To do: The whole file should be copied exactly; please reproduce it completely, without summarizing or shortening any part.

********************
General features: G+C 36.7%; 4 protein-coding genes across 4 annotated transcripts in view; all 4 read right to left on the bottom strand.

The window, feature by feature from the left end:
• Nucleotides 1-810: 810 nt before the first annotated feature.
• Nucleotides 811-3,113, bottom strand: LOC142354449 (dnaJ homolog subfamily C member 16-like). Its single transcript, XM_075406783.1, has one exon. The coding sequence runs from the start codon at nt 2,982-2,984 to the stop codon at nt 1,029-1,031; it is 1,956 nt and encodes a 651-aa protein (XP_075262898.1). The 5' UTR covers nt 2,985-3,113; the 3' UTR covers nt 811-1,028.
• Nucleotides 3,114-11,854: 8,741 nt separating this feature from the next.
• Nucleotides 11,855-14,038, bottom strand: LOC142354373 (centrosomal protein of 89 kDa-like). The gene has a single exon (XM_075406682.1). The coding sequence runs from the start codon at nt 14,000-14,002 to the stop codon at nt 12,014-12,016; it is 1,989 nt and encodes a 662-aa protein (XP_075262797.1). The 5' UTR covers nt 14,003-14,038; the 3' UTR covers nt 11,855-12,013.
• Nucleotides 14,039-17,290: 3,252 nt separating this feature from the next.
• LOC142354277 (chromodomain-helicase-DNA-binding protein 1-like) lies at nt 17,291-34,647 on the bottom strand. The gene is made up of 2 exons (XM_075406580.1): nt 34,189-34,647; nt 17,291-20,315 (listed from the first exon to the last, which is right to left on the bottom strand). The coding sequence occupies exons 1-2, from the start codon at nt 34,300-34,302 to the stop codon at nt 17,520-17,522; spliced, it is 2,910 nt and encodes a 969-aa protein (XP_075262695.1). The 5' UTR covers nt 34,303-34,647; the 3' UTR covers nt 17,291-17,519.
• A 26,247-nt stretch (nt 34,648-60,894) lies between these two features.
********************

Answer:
General features: G+C 36.7%; 4 protein-coding genes across 4 annotated transcripts in view; all 4 read right to left on the bottom strand.

The window, feature by feature from the left end:
• Nucleotides 1-810: 810 nt before the first annotated feature.
• Nucleotides 811-3,113, bottom strand: LOC142354449 (dnaJ homolog subfamily C member 16-like). Its single transcript, XM_075406783.1, has one exon. The coding sequence runs from the start codon at nt 2,982-2,984 to the stop codon at nt 1,029-1,031; it is 1,956 nt and encodes a 651-aa protein (XP_075262898.1). The 5' UTR covers nt 2,985-3,113; the 3' UTR covers nt 811-1,028.
• Nucleotides 3,114-11,854: 8,741 nt separating this feature from the next.
• Nucleotides 11,855-14,038, bottom strand: LOC142354373 (centrosomal protein of 89 kDa-like). The gene has a single exon (XM_075406682.1). The coding sequence runs from the start codon at nt 14,000-14,002 to the stop codon at nt 12,014-12,016; it is 1,989 nt and encodes a 662-aa protein (XP_075262797.1). The 5' UTR covers nt 14,003-14,038; the 3' UTR covers nt 11,855-12,013.
• Nucleotides 14,039-17,290: 3,252 nt separating this feature from the next.
• LOC142354277 (chromodomain-helicase-DNA-binding protein 1-like) lies at nt 17,291-34,647 on the bottom strand. The gene is made up of 2 exons (XM_075406580.1): nt 34,189-34,647; nt 17,291-20,315 (listed from the first exon to the last, which is right to left on the bottom strand). The coding sequence occupies exons 1-2, from the start codon at nt 34,300-34,302 to the stop codon at nt 17,520-17,522; spliced, it is 2,910 nt and encodes a 969-aa protein (XP_075262695.1). The 5' UTR covers nt 34,303-34,647; the 3' UTR covers nt 17,291-17,519.
• A 26,247-nt stretch (nt 34,648-60,894) lies between these two features.